You Might Not Need a Testing Framework

It depends (doesn't everything?)

It’s tempting to pull in behemoth testing frameworks even for tiny projects. But you might not need to…

I was recently working on PSR-compliant Dependency Container for when I get around to incorporating dependency injection into my plugin, wp-twig-loop-shortcode (I know, what a name). I wanted a way to easily test it, however, without having to pull in something like PHPUnit for what amounted to three very small classes (and three interfaces).

The release build for PHPUnit is over 400kb. And while a slim framework for the most part, I don’t really need the complicated functionality it provides. The tests I plan to run in it can fit in a small file.

So what to do?

Since PHP 4, the language has carried a native assert method. It allows you to test a boolean as true, throwing an exception if it’s false. In test.php, which we run via php test.php,

assert(true);
assert(false);

Will give you

Warning: assert(): Assertion failed in /home/ubuntu/workspace/DependencyContainer/Test/test.php on line 4

Call Stack:
    0.0003     248360   1. {main}() /home/ubuntu/workspace/DependencyContainer/Test/test.php:0
    0.0003     248456   2. assert() /home/ubuntu/workspace/DependencyContainer/Test/test.php:4

Ultimately, these are the only assertions you need to unit test simple classes and methods. Testing frameworks are made for complicated projects and full applications where constantly writing assertions so that they pass boolean tests becomes a huge hassle. Testing frameworks with a handful of assertions keeps your code cleaner and easier to read.

Additionally, if your project has multiple tests, a testing framework may come in handy for its ability to run many tests in one sweep.

For my purposes, I was able to fully test my dependency container in less than 100 lines of code:

require_once("../DependencyContainer.php");

$container = new DependencyContainer();

$global_scope_checker = true;

$container->inject("test", function($arguments)
{
    return  [
        "depends" =>
          $arguments["sammy"] . $arguments[0] . $arguments[1]()  
        ];
    },
    [   "sammy" => "zane",
        3,
        function() { return 42; }
    ]
);

$container->inject("test2", function($args)
{
    global $global_scope_checker;
    $global_scope_checker = false;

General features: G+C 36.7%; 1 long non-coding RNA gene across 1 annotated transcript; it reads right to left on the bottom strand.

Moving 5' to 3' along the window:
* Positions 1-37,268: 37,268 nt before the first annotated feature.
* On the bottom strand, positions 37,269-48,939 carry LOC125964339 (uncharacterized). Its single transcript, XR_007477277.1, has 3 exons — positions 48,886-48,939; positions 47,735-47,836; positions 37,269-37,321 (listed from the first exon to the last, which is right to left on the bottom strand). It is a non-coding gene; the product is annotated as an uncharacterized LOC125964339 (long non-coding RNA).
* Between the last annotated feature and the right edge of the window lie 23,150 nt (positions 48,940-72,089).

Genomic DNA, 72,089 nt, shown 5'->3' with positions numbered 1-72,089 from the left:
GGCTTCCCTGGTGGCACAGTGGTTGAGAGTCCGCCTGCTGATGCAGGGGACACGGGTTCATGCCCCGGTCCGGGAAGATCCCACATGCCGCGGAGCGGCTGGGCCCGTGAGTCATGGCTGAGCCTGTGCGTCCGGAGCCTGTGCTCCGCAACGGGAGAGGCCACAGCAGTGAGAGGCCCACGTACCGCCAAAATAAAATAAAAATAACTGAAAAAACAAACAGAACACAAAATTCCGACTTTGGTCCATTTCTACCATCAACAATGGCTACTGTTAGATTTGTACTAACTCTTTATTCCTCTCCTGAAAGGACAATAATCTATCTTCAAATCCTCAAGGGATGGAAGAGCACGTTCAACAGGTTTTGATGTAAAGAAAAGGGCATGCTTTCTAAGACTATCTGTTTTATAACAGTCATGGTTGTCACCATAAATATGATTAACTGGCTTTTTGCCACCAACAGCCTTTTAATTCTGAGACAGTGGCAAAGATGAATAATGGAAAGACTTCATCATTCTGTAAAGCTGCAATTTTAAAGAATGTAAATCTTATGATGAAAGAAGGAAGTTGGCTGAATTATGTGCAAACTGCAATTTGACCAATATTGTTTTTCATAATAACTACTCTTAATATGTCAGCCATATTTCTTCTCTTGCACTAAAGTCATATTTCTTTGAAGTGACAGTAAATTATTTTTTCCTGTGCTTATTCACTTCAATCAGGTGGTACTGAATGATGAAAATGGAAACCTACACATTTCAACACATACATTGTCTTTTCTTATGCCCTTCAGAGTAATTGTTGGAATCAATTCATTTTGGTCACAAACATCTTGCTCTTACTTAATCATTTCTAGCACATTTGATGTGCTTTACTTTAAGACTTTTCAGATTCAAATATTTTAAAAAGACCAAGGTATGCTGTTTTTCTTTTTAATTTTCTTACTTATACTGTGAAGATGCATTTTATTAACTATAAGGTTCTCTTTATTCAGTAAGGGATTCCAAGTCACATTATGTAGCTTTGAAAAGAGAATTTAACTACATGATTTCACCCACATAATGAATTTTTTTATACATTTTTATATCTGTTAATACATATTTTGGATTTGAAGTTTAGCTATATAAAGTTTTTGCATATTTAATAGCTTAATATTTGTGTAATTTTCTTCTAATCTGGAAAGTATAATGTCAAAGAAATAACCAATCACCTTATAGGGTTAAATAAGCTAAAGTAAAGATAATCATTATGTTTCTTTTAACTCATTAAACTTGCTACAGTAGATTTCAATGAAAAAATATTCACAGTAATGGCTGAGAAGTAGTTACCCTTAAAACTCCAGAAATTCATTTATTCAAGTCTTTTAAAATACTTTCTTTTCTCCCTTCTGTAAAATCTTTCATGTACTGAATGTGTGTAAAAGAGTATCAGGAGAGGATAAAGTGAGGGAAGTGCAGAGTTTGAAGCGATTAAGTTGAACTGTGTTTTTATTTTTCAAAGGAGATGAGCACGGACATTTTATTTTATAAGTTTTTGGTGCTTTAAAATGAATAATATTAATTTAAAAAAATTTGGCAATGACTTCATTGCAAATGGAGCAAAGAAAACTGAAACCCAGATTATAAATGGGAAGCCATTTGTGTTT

return true;
});


echo "Beginning test for DependencyContainer\n\n";

assert(!$container->has("test"));
echo ".";

$dep = $container->get("test");
assert(is_array($dep));
echo ".";

assert(count($dep) == 1);
echo ".";

assert("zane342" == $dep["depends"]);
echo ".";

/**
 * This test ensures that dependencies aren't initialized until they're called,
 * to ensure that we can setup a bunch of dependencies up front, but not necessarily
 * need to load them all into memory if our request doesn't call for it.
 */

assert($global_scope_checker);
echo ".";

$dep = $container->get("test2");
assert(!$global_scope_checker);
echo ".";

assert($dep);
echo ".";

/**
 * This test ensures that the proper NotFoundExceptions are thrown
 */
try {
    $container->get("not-here");
} catch(Exception $ex) {
    assert(is_a($ex, "Exception"));
    echo ".";
    assert(is_a($ex, "DependencyContainerNotFoundException"));
    echo ".";
}

/**
 * This test ensures that exceptions are thrown properly when our injectors throw
 * errors.
 */
$container->inject("fails", function() {
    throw new Exception("nothing here");
});
try {
    $container->get("fails");
} catch (Exception $ex) {
    assert(is_a($ex, "Exception"));
    echo ".";
    assert(is_a($ex, "DependencyContainerException"));
    echo ".";
}

echo "\n\nTest suite complete! All tests pass.\n";

This returns very simple output:

$ php test.php
Beginning test for DependencyContainer

...........

Test suite complete! All tests pass.

Simple, easy to see, and doesn’t require including a testing framework for such a small project.

Continuous Integration

This method can also be used in continuous integration services like Travis CI! It takes minimal configuration.

In your .travis.yml file:

language: php
php:
  - '5.4'
  - '5.5'
  - '5.6'
  - '7.0'
script: cd Test && php test.php

My class doesn’t support PHP versions below 5.4 because prior to that, the language did not support anonymous functions. PHP 5.3 supported anonymous functions, but this implementation also required arrays that could be assigned to functions. That functionality was not added until PHP 5.4.

Now, add your Travis config file to your repo, and all tests should pass! Congrats. Now your simple module can stay tested as you make changes to it without Travis CI having to load complicated testing suites and test runners.

In Summary

Use testing frameworks if you need complicated assertions or you need to run multiple tests. For simple projects that can achieve over 100% test coverage with a few assertions, such as my DependencyContainer project, try using PHP’s built-in assert() function.